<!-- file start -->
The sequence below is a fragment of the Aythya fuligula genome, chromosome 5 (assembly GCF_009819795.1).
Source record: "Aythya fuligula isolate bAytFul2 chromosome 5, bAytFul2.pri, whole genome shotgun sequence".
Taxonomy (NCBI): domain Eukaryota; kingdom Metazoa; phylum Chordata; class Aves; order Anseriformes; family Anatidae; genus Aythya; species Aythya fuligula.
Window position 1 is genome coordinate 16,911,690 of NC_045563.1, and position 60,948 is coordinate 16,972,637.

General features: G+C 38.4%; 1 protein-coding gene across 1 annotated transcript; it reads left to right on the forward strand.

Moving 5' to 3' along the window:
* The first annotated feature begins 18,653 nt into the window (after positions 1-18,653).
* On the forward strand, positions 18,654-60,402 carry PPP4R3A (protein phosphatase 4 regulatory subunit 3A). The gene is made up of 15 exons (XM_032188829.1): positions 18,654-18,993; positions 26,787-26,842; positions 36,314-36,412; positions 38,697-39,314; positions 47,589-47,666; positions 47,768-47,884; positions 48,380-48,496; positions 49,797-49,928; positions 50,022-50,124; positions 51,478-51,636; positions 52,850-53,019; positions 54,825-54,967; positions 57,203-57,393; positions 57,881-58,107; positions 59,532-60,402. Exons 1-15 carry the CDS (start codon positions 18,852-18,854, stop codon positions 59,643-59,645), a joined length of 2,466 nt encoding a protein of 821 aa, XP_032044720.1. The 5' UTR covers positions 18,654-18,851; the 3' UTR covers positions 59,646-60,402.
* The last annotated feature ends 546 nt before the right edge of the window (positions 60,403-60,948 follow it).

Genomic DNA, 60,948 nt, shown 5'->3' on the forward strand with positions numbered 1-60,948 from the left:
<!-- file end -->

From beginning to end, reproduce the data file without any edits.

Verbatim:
The sequence below is a fragment of the Aythya fuligula genome, chromosome 5 (assembly GCF_009819795.1).
Source record: "Aythya fuligula isolate bAytFul2 chromosome 5, bAytFul2.pri, whole genome shotgun sequence".
Taxonomy (NCBI): domain Eukaryota; kingdom Metazoa; phylum Chordata; class Aves; order Anseriformes; family Anatidae; genus Aythya; species Aythya fuligula.
Window position 1 is genome coordinate 16,911,690 of NC_045563.1, and position 60,948 is coordinate 16,972,637.

General features: G+C 38.4%; 1 protein-coding gene across 1 annotated transcript; it reads left to right on the forward strand.

Moving 5' to 3' along the window:
* The first annotated feature begins 18,653 nt into the window (after positions 1-18,653).
* On the forward strand, positions 18,654-60,402 carry PPP4R3A (protein phosphatase 4 regulatory subunit 3A). The gene is made up of 15 exons (XM_032188829.1): positions 18,654-18,993; positions 26,787-26,842; positions 36,314-36,412; positions 38,697-39,314; positions 47,589-47,666; positions 47,768-47,884; positions 48,380-48,496; positions 49,797-49,928; positions 50,022-50,124; positions 51,478-51,636; positions 52,850-53,019; positions 54,825-54,967; positions 57,203-57,393; positions 57,881-58,107; positions 59,532-60,402. Exons 1-15 carry the CDS (start codon positions 18,852-18,854, stop codon positions 59,643-59,645), a joined length of 2,466 nt encoding a protein of 821 aa, XP_032044720.1. The 5' UTR covers positions 18,654-18,851; the 3' UTR covers positions 59,646-60,402.
* The last annotated feature ends 546 nt before the right edge of the window (positions 60,403-60,948 follow it).

Genomic DNA, 60,948 nt, shown 5'->3' on the forward strand with positions numbered 1-60,948 from the left: